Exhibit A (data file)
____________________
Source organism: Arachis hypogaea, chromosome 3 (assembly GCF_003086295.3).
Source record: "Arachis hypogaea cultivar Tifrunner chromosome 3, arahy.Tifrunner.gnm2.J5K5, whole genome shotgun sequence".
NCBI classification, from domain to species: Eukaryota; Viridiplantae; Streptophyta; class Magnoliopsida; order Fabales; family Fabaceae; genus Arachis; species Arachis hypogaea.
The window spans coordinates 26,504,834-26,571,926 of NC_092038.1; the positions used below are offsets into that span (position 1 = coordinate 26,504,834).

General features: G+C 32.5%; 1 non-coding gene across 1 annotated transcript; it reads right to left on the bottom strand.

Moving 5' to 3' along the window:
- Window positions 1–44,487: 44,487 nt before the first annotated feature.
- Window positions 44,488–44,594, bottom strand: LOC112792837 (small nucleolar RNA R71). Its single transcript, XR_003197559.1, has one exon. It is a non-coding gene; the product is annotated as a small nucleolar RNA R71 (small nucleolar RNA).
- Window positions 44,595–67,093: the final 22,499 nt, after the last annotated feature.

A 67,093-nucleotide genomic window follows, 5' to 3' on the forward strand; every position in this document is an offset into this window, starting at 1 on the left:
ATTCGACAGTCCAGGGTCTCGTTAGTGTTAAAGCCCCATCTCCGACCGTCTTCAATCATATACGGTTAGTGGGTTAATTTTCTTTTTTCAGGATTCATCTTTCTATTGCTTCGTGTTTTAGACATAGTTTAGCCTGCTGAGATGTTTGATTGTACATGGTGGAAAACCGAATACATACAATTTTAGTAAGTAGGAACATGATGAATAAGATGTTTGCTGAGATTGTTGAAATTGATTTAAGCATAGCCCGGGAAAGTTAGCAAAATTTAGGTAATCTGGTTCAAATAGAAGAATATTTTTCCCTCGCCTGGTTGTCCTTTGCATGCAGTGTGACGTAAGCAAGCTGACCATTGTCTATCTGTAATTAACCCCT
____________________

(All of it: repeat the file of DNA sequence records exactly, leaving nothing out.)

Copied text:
Source organism: Arachis hypogaea, chromosome 3 (assembly GCF_003086295.3).
Source record: "Arachis hypogaea cultivar Tifrunner chromosome 3, arahy.Tifrunner.gnm2.J5K5, whole genome shotgun sequence".
NCBI classification, from domain to species: Eukaryota; Viridiplantae; Streptophyta; class Magnoliopsida; order Fabales; family Fabaceae; genus Arachis; species Arachis hypogaea.
The window spans coordinates 26,504,834-26,571,926 of NC_092038.1; the positions used below are offsets into that span (position 1 = coordinate 26,504,834).

General features: G+C 32.5%; 1 non-coding gene across 1 annotated transcript; it reads right to left on the bottom strand.

Moving 5' to 3' along the window:
- Window positions 1–44,487: 44,487 nt before the first annotated feature.
- Window positions 44,488–44,594, bottom strand: LOC112792837 (small nucleolar RNA R71). Its single transcript, XR_003197559.1, has one exon. It is a non-coding gene; the product is annotated as a small nucleolar RNA R71 (small nucleolar RNA).
- Window positions 44,595–67,093: the final 22,499 nt, after the last annotated feature.

A 67,093-nucleotide genomic window follows, 5' to 3' on the forward strand; every position in this document is an offset into this window, starting at 1 on the left:
ATTCGACAGTCCAGGGTCTCGTTAGTGTTAAAGCCCCATCTCCGACCGTCTTCAATCATATACGGTTAGTGGGTTAATTTTCTTTTTTCAGGATTCATCTTTCTATTGCTTCGTGTTTTAGACATAGTTTAGCCTGCTGAGATGTTTGATTGTACATGGTGGAAAACCGAATACATACAATTTTAGTAAGTAGGAACATGATGAATAAGATGTTTGCTGAGATTGTTGAAATTGATTTAAGCATAGCCCGGGAAAGTTAGCAAAATTTAGGTAATCTGGTTCAAATAGAAGAATATTTTTCCCTCGCCTGGTTGTCCTTTGCATGCAGTGTGACGTAAGCAAGCTGACCATTGTCTATCTGTAATTAACCCCT